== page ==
Water resource experts are keeping a close—and quite often nervous—watch on the forecast of this winter's remaining months.
The U.S. Department of Agriculture's Natural Resources Conservation Service announced this week that the West's low precipitation this winter indicates a decreased water supply for the upcoming spring and summer, and yes, that includes much of Idaho. Areas of impact, according to the NRCS, include all of Washington, western Oregon, most of Wyoming, Utah, Nevada, Colorado and nearly all of Idaho.
“We’re definitely trending toward a drought, especially in southern Idaho,” Jay Breidenbach, senior hydrologist for Boise National Weather Service, told Boise Weekly.
Accumulated mountain snow contributes to the region's stream flow and water supply, but the NRCS said January snowfalls fell short of expectations.
And though snowboarders and skiers might appreciate light, fluffy snow at the region's resorts, it’s not very deep and the deeper snow pack "is an indicator of how much water will be in the streams,” according to Breidenbach. The hydrologist explained that dense, packed snow highly contributes to water supply when the warmer summer months begin melting it. But the snow pack in Idaho this winter has been scarce.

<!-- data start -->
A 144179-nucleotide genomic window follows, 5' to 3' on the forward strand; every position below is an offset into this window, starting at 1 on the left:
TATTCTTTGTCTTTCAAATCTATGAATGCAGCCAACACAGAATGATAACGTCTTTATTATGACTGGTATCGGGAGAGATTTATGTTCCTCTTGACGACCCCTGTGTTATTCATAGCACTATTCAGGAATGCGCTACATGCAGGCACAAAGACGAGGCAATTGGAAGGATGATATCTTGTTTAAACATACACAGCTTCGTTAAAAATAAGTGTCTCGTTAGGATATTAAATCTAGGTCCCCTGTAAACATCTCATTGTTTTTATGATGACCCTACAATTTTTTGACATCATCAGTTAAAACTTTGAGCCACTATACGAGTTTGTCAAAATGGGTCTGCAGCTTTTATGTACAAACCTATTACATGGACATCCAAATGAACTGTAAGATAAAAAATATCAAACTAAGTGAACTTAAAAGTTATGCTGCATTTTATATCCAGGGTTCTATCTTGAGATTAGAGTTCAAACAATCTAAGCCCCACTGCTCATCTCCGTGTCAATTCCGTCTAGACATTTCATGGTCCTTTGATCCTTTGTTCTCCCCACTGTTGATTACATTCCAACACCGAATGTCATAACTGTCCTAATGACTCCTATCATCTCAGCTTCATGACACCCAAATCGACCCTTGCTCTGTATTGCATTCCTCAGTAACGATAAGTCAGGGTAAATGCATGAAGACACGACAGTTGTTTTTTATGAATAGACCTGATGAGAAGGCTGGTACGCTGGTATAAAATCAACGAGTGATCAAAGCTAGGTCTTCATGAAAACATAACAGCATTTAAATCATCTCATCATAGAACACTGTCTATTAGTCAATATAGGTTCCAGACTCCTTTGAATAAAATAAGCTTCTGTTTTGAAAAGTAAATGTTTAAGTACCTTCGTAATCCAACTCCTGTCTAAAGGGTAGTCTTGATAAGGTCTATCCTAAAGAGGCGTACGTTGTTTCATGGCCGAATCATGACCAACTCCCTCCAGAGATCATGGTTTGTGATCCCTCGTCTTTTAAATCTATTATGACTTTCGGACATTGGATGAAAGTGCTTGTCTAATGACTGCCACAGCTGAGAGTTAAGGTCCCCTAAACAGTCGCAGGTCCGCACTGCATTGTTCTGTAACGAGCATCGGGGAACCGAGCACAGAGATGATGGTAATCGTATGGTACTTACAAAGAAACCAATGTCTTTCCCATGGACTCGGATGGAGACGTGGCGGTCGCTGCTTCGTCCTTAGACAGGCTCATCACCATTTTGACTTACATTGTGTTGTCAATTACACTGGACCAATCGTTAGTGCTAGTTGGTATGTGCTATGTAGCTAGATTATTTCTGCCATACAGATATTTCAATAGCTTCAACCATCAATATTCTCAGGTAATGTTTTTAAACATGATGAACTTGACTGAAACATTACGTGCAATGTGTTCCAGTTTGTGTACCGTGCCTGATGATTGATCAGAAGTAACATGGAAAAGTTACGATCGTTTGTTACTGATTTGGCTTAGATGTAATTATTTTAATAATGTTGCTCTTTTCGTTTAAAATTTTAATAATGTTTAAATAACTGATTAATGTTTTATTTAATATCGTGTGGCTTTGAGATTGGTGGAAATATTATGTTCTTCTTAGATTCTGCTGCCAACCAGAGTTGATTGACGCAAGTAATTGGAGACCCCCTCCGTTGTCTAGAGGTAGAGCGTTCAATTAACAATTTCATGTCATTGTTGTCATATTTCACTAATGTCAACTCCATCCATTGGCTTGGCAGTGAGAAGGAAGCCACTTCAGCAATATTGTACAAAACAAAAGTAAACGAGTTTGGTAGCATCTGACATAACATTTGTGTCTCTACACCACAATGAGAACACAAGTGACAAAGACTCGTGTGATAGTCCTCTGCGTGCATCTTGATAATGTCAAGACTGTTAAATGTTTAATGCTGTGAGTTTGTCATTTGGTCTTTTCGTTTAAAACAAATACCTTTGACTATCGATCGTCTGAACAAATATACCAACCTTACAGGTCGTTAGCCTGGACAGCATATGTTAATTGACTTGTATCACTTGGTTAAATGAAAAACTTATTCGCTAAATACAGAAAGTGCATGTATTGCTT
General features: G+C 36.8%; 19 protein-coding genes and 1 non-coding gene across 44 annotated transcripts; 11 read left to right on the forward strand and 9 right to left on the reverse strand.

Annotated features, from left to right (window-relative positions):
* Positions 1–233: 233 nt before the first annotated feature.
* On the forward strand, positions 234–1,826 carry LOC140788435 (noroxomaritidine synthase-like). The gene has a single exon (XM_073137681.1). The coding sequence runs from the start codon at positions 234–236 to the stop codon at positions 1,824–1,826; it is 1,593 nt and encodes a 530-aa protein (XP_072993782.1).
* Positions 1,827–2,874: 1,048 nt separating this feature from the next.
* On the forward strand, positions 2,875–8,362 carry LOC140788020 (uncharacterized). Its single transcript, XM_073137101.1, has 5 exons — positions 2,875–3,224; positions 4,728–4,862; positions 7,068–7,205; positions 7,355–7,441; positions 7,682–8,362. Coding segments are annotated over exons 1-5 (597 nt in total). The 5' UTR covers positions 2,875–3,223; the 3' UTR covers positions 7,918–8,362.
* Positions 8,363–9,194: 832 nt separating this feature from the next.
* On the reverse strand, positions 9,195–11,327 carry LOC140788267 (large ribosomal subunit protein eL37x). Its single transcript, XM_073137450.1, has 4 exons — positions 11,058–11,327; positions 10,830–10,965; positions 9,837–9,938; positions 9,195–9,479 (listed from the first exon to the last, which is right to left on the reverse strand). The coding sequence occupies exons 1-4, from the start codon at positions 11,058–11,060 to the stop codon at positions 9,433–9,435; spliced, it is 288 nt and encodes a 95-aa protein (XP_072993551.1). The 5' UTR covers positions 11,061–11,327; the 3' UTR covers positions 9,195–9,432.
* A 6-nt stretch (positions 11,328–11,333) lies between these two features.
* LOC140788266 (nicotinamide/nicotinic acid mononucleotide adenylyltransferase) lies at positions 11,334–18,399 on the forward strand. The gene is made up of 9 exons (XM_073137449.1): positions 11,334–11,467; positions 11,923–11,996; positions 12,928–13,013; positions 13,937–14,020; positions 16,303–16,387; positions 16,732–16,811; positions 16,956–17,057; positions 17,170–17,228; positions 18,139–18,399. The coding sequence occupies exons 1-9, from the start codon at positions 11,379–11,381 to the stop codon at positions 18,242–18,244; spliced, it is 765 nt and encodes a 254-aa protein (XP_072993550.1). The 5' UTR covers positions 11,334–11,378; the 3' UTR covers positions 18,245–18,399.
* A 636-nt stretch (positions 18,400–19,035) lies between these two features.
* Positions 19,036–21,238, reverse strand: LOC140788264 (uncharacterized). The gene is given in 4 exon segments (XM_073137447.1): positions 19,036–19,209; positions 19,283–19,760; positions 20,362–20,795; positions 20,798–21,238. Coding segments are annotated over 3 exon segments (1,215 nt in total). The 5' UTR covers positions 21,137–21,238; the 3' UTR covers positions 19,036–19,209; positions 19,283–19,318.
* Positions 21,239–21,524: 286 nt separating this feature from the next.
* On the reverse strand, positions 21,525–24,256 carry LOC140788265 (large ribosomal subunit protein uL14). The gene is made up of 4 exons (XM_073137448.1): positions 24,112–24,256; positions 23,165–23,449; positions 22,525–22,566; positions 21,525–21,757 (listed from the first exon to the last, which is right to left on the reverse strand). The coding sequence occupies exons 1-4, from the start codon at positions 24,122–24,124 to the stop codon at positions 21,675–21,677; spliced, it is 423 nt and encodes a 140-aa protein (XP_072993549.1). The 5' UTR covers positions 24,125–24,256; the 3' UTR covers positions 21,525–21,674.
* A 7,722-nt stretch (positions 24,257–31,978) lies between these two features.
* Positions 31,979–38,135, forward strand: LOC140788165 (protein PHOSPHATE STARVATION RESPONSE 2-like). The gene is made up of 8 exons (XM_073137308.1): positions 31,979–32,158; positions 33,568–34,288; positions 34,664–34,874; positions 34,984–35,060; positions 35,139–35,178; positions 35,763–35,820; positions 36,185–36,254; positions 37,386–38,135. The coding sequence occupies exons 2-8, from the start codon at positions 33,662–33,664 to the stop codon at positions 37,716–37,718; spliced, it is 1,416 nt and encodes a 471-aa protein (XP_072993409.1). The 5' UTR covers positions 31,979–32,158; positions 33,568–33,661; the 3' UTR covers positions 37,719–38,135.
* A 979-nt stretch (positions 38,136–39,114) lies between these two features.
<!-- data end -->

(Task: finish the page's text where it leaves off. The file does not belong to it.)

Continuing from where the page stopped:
And while recreationists may be disappointed in low levels of the Boise River this summer, low stream flows are “most important for the agricultural industry,” said Breidenbach.
Breidenbach added that if the remaining two winter months meet average precipitation levels, the West could likely recover.
"This is not a dire issue in Idaho just yet," Breidenbach said.